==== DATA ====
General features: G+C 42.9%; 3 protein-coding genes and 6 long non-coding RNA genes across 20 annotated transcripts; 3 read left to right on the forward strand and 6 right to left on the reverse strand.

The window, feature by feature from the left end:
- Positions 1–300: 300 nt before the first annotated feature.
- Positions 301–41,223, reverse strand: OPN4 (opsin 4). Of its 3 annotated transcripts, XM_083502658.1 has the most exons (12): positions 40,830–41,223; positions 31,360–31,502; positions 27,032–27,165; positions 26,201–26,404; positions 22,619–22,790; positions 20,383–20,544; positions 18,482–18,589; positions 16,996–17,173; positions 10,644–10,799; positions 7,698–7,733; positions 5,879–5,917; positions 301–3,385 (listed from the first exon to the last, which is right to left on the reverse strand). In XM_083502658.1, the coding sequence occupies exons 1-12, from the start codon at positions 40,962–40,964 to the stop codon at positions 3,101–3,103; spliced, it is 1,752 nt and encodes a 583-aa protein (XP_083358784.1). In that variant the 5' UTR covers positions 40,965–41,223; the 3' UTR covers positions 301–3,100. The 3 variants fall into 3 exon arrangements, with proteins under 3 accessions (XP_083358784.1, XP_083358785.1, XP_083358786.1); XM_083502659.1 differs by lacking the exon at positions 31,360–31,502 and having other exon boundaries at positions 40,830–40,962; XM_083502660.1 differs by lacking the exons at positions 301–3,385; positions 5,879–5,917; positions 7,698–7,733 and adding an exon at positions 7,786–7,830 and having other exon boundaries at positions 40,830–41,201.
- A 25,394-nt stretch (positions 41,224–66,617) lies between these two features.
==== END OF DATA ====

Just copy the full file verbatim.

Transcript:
General features: G+C 42.9%; 3 protein-coding genes and 6 long non-coding RNA genes across 20 annotated transcripts; 3 read left to right on the forward strand and 6 right to left on the reverse strand.

The window, feature by feature from the left end:
- Positions 1–300: 300 nt before the first annotated feature.
- Positions 301–41,223, reverse strand: OPN4 (opsin 4). Of its 3 annotated transcripts, XM_083502658.1 has the most exons (12): positions 40,830–41,223; positions 31,360–31,502; positions 27,032–27,165; positions 26,201–26,404; positions 22,619–22,790; positions 20,383–20,544; positions 18,482–18,589; positions 16,996–17,173; positions 10,644–10,799; positions 7,698–7,733; positions 5,879–5,917; positions 301–3,385 (listed from the first exon to the last, which is right to left on the reverse strand). In XM_083502658.1, the coding sequence occupies exons 1-12, from the start codon at positions 40,962–40,964 to the stop codon at positions 3,101–3,103; spliced, it is 1,752 nt and encodes a 583-aa protein (XP_083358784.1). In that variant the 5' UTR covers positions 40,965–41,223; the 3' UTR covers positions 301–3,100. The 3 variants fall into 3 exon arrangements, with proteins under 3 accessions (XP_083358784.1, XP_083358785.1, XP_083358786.1); XM_083502659.1 differs by lacking the exon at positions 31,360–31,502 and having other exon boundaries at positions 40,830–40,962; XM_083502660.1 differs by lacking the exons at positions 301–3,385; positions 5,879–5,917; positions 7,698–7,733 and adding an exon at positions 7,786–7,830 and having other exon boundaries at positions 40,830–41,201.
- A 25,394-nt stretch (positions 41,224–66,617) lies between these two features.